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  12 Aug 2022, 16:58

Surprise date-change overshadows World Cup 100-day countdown

 DOHA, Aug 12, 2022 (BSS/AFP) - FIFA and Qatar organisers on Friday counted 
the cost of bringing forward the start of the World Cup by a day as they 
launched the 100-day countdown to the event.

Football's ruling body and the wealthy Gulf state both promised action to 
help fans, sponsors and broadcasters hit by the change, announced late 
Thursday, but did not give details.

The sudden move to bring forward Qatar's match against Ecuador by 24 hours -- 
to make it the gala opening match -- has only added to the public relations 
concerns as the conservative host country counters criticism of its rights 
record and fan worries about what to expect when they arrive.

"It is less than three months from the start. This has come out of the blue. 
It is not critical but it is a headache," said an executive for one World Cup 
broadcaster, speaking on condition of anonymity.

FIFA said its president Gianni Infantino and the six heads of the continental 
confederations had unanimously agreed to make Qatar's game and the official 
opening ceremony a "stand-alone" event. 

"The change ensures the continuity of a long-standing tradition of marking 
the start of the World Cup with an opening ceremony on the occasion of the 
first match featuring either the hosts or the defending champions," FIFA said 
in a statement.

Under the old schedule, Qatar against Ecuador was to be the official 
inauguration match on the evening of November 21 but Senegal against 
Netherlands would have been the first match of the day, followed England 
against Iran.

- 'Case by case' help –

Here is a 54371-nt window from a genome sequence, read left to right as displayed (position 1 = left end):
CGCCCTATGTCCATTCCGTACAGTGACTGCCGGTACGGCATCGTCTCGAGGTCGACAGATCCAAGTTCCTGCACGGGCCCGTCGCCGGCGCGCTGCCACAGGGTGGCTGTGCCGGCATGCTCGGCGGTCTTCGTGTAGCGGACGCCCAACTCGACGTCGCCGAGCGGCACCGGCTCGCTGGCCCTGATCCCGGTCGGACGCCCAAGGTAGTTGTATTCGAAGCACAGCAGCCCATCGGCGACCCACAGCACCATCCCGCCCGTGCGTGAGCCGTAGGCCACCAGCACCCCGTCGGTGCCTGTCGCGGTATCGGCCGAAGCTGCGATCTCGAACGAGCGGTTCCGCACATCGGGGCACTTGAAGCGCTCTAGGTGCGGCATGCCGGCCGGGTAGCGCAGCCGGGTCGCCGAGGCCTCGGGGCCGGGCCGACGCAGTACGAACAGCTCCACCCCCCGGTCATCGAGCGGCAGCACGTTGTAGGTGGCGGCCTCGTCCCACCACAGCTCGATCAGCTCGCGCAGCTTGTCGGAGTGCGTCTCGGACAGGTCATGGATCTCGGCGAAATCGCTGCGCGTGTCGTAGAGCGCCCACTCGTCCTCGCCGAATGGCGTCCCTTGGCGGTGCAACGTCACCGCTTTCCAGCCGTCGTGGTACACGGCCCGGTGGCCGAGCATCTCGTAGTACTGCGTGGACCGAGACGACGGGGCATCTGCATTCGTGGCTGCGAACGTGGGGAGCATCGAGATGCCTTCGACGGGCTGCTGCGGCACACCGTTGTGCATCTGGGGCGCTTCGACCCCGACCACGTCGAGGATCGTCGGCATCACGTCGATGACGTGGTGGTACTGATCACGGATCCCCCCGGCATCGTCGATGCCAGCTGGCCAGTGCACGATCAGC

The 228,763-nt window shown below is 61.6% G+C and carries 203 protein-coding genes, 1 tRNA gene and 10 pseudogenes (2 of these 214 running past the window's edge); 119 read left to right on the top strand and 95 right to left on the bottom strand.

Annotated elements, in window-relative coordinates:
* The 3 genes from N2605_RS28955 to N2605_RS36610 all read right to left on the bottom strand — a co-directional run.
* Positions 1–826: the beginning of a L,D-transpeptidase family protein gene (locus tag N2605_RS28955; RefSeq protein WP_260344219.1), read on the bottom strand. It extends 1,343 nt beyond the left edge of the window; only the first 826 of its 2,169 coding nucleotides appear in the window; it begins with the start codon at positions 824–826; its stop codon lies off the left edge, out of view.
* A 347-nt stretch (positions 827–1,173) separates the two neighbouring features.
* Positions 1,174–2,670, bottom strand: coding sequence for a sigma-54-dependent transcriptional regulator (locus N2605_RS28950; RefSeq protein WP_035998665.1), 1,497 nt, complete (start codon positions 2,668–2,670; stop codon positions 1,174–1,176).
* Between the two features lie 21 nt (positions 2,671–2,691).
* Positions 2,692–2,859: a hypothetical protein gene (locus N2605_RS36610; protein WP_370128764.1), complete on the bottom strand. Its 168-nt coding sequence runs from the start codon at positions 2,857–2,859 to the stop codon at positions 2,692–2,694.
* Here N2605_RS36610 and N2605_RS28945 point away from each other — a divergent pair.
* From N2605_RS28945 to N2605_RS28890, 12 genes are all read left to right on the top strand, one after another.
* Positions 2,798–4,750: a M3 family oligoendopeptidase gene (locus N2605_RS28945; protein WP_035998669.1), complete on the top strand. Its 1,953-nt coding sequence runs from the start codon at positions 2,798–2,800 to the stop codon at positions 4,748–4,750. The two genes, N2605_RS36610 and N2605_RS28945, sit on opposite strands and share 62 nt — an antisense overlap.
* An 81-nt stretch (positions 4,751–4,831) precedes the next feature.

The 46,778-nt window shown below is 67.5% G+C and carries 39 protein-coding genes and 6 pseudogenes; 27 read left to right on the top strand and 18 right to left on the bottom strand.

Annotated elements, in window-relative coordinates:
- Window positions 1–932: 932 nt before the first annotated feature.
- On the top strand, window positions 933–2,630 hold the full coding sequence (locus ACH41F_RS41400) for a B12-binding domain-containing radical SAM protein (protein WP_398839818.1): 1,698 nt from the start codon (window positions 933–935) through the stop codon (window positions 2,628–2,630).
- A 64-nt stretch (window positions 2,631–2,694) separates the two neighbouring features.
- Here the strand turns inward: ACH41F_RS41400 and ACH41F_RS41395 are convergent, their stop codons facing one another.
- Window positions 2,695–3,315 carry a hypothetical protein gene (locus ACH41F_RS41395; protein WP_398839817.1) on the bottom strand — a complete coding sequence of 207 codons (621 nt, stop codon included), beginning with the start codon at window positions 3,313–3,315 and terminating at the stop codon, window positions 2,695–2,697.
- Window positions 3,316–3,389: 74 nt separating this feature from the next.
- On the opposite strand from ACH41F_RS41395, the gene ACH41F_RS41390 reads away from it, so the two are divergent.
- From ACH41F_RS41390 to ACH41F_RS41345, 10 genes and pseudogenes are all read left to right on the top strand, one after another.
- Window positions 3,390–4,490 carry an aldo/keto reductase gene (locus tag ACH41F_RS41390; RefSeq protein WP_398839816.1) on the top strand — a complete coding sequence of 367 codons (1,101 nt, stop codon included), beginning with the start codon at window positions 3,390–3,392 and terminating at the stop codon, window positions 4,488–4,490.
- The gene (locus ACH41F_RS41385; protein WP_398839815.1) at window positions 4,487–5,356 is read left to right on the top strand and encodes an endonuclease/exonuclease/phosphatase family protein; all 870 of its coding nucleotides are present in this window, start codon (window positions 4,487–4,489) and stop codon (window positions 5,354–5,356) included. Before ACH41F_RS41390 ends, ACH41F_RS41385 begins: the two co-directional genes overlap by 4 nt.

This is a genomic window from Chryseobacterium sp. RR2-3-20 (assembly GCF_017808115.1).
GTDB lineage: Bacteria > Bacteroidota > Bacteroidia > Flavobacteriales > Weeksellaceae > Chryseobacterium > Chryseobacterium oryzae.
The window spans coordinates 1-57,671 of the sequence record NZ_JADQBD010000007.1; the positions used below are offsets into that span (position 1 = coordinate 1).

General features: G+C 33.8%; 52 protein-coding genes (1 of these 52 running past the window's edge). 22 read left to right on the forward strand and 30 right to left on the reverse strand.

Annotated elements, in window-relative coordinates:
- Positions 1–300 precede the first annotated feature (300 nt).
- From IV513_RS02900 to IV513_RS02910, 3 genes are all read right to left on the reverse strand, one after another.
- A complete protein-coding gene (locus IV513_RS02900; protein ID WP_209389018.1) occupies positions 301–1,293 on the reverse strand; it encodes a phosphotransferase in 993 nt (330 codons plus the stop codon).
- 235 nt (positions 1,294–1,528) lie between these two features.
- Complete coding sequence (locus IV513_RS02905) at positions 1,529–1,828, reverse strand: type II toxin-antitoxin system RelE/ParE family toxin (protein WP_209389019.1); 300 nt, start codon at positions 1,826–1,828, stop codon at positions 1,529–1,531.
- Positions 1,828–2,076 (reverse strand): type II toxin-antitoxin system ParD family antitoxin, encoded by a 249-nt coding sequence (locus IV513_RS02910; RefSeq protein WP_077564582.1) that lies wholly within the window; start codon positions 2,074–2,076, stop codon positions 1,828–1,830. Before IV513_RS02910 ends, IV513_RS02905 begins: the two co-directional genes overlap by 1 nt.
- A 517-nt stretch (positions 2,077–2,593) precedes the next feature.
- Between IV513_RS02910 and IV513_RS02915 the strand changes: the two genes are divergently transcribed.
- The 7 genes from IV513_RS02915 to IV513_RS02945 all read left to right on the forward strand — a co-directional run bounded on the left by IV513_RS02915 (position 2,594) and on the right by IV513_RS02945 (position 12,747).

Under the new plan, the Group A game between Senegal and the Netherlands has 
been shifted from 1:00pm (1000 GMT) on November 21 to 7:00pm start.
FIFA said tickets for the affected matches "will remain valid irrespective of 
the new date/time."

It added: "In addition, FIFA will seek to address any issues arising from 
this change in a case-by-case basis."

Qatari organisers, who have spent billions of dollars preparing for the event 
since winning hosting rights in 2010, welcomed FIFA's gesture for their 
"once-in-a-lifetime opportunity" to host the event.
"The impact of this decision on fans was assessed by FIFA. We will work 
together to ensure a smooth tournament for the supporters affected by the 
change," organisers added in a statement, without giving details.

Some Ecuador fans may have to change flights to arrive in Qatar earlier and 
football sources said the date switch could force changes to World Cup 
commercial contracts.

Ricardo Fort, a sports industry consultant and former head of sports 
marketing for Coca Cola -- a major FIFA backer -- said the date change would 
be "a huge problem for sponsors".

"They invited and confirmed hospitality guests, booked flights and hotels, 
and contracted with all the necessary logistics. Imagine changing it all!" 
Fort wrote on Twitter.

But some companies linked to the tournament, the first World Cup in an Arab 
country, expressed confidence that any disruption would be overcome.
"It is something we will deal with," said Jaime Byrom, chairman of Match 
Hospitality, which has a contract with FIFA to organise hospitality packages 
for World Cup matches and has locked in 450,000 tickets for the tournament.

"It is really not -- compared to the other challenges that we could have 
faced or have faced in the past -- a particularly large problem," Byrom told 
AFP.

"In this case we will be looking at our Ecuadorian customers who are 
travelling from overseas, and making sure that they are on time for the 
match."

Official countdown clocks for the event were quickly changed and 100-day 
events were hastily moved from Saturday to Friday.

FIFA has already made significant accommodations to Qatar, moving the 
tournament to the winter months for the first time to avoid Qatar's searing 
heat.

The massive preparations have also put the spotlight on Qatar's treatment of 
migrant workers and rights for LGBTQ visitors. Homosexuality is illegal, 
while alcohol is severely restricted in the Muslim state. 

However, Infantino has insisted it will be the "best-ever" World Cup.

 


 

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